A woman pointed to a chimney and said, “Do you see the smoke? There is your family.”

I thought—“Why would anyone say such a thing?”

Serena and I were assigned to a bunk – basically a wide wooden shelf. Six of us shared one thin blanket. None of us could sleep. My sister tells me I cried for days.

We were awakened before dawn every morning for inspection or “Zähl Appell”. We were made to line up in the morning cold, five in a row, standing for hours to be counted. This was also another opportunity for the SS to pull out children they missed at the selection ramp, and those who looked sick. This was a very dangerous time for me because I was only 13 and small. I tried to stand on a rock, so that I would seem a little taller, and pinched my cheeks, so that I would look healthier.

By sheer luck, we discovered my mother’s two sisters, Roszi and Piri, in a nearby barrack. Their loving devotion helped to protect and shield us in this terrifying place.

In a few weeks, numbers were tattooed on our arms. Soon after that, we were sent to work near crematoria # 4 at a storage and processing area that the prisoners called, “Kanada.” There we sorted through mountains of clothing, shoes, bedding, eyeglasses, toothbrushes, baby carriages, suitcases, books, pots and pans, and every other household item. We were ordered to hand over any valuables that were found among the belongings.

While at work one day, sorting clothing, I found my mother’s white dress, and beige shawl.

We worked outside day and night, to bring the belongings into the barracks, out of the weather. But the trucks kept bringing more and more from the platform and the crematoria, and the piles never became smaller. The piles reached as high as the roof of the barracks. Once the goods were sorted inside the barracks, we tied them into bundles. Male prisoners then came and loaded them into trucks.

Because we worked and lived next to the gas chambers and crematoria, I had first-hand knowledge of what had happened to our families. Day and night, columns of women, children, and elderly would pass by our barrack and disappear into the gate that lead to the gas chambers.

Her two brothers (to the left) and her mother (kneeling behind) in the birch forest in Birkenau waiting near the gas chamber.

Her two brothers, Reuven and Gershon (left) and her mother, Leah (kneeling behind) in the birch forest in Birkenau waiting near the gas chamber (higher resolution).

My brothers Reuven, age 9, and Gershon, age 7, stand in the lower left of this picture. My mother Leah, age 44, is seated just behind them. They are waiting with others in a grove just outside crematorium 4 and 5. Soon after this picture was taken, everyone in the picture would be killed in the gas chambers.

The sounds were magnified when I worked outside at night. First, I would hear the whistle of the train, and the hissing of the steam engine arriving at the platform. The people coming from the train at night saw the fire from the chimneys, and began to scream and pray. I plugged my ears to block out the sound. Then there was silence. In the distance I would hear the whistle of another train arriving. Day and night, the transports kept coming.

In January 1945, we were taken on a death march from Auschwitz into Germany. Those who stopped to rest or fell from exhaustion were shot on the spot. By the time we reached Ravensbrück, and then Neustadt-Glewe, we were sick and emaciated. My aunt Piri came down with Typhus and was taken away by truck. Soon after, Serena was also selected for death. When I realized that we were about to be separated, I said, “I am her sister!” I was told, “You can go, too.”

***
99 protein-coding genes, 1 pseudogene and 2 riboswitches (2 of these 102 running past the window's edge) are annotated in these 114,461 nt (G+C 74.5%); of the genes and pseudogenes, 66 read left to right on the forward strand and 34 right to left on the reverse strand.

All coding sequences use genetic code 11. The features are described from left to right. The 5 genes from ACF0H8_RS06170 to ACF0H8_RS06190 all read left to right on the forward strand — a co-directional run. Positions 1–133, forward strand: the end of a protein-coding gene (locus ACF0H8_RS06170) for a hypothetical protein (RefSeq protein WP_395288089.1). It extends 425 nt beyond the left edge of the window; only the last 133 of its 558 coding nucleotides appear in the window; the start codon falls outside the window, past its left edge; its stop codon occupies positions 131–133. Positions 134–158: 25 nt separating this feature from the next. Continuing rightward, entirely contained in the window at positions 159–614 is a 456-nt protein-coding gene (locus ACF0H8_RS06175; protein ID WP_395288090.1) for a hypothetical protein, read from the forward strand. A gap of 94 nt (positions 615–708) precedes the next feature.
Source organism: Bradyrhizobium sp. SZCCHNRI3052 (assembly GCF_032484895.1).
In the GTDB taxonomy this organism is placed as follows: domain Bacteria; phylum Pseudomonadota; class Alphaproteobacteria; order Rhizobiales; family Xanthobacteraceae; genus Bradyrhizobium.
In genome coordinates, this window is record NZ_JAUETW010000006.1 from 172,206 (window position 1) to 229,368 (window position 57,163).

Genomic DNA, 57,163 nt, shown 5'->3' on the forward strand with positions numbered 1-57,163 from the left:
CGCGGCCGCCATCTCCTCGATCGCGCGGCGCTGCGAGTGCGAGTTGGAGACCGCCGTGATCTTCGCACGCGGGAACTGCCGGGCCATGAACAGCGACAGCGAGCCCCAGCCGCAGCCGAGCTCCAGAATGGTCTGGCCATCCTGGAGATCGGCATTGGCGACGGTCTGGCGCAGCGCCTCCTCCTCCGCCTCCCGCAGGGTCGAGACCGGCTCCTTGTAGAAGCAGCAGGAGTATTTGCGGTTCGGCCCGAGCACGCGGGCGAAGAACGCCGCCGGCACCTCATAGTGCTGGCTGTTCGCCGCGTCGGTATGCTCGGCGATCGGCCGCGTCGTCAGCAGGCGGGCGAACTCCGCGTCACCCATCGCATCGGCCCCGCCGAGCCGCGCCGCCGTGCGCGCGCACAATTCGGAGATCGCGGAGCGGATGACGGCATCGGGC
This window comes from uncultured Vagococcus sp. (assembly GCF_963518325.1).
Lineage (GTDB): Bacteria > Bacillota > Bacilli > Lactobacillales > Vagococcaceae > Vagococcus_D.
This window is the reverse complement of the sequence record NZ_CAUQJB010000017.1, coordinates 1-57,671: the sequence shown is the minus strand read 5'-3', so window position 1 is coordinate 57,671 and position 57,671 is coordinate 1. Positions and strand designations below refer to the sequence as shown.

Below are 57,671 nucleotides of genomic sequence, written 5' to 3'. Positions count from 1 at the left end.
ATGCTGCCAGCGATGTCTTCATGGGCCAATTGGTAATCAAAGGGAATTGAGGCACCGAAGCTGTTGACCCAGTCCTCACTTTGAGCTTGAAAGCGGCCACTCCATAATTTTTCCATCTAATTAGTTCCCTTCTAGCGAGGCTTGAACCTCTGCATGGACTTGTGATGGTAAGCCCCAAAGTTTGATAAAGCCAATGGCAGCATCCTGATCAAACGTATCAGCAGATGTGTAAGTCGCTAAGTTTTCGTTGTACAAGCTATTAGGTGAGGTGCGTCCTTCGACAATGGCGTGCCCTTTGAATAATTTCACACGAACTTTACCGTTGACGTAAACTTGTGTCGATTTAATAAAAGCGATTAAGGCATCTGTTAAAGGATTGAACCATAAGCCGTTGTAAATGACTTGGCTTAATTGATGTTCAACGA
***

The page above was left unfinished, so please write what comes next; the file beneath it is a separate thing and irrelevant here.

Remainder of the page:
We were put in a room with other selected women, awaiting a truck that would take us to be killed. Perhaps because of the approaching Russian front and the resulting chaos, the truck never came. Soon after, the guards fled and the remaining survivors drifted out of the camp.

In the years since I was in Auschwitz, I never talked about my father, other than to say that he didn’t survive. I couldn’t bear to talk about how he died.

He was a loving, gentle, kind person. When we were little, he found a fun way to teach us the Hebrew alphabet, so that we would be able to read the prayers. Our living room ceiling had wood beams, with knots in them. He would attach a coin to the tip of a broom handle, and when we performed well, he would lift the broom handle to the ceiling and hit a knot in the beam, causing the coin to fall, as if from heaven. We were delighted and amazed, and would run to the store across the street to buy candy with the coins. Every night, when he came home from work, we children would surround him, and he would give each of us his attention and love. His whole life was his family and his faith.

This was my father, aged 47, who upon arrival in Auschwitz, was forced to work in the Sonderkommando, pulling bodies from the gas chambers. We learned that he was in the Sonderkommando from a young man from our town, who passed us a note over an electrified fence separating us from crematorium 4. From this note, we learned that he was shot not long after being made to do this work.

We never learned what happened to my 16-year-old brother…… From my immediate family of eight, only Serena and I survived. All thirteen of my young cousins perished along with their mothers. When I saw children after the war, I stopped and stared. I had not seen children in almost a year and a half. Children were condemned to death in the world I had just come from.

In closing, I would like to address some comments the defendant has made regarding his role at Auschwitz. He has said that he does not consider himself a perpetrator, but merely a small cog in the machine. But if he were sitting here today wearing his SS uniform, I would tremble, and all the horror that I experienced as a 13-year old would return to me. To that 13-year-old, any person who wore that uniform in that place, represented terror and the depths to which humanity can sink, regardless of what function they performed. And today, at the age of 84, I still feel the same way.

You can find more about Irene Weiss and a her survival here.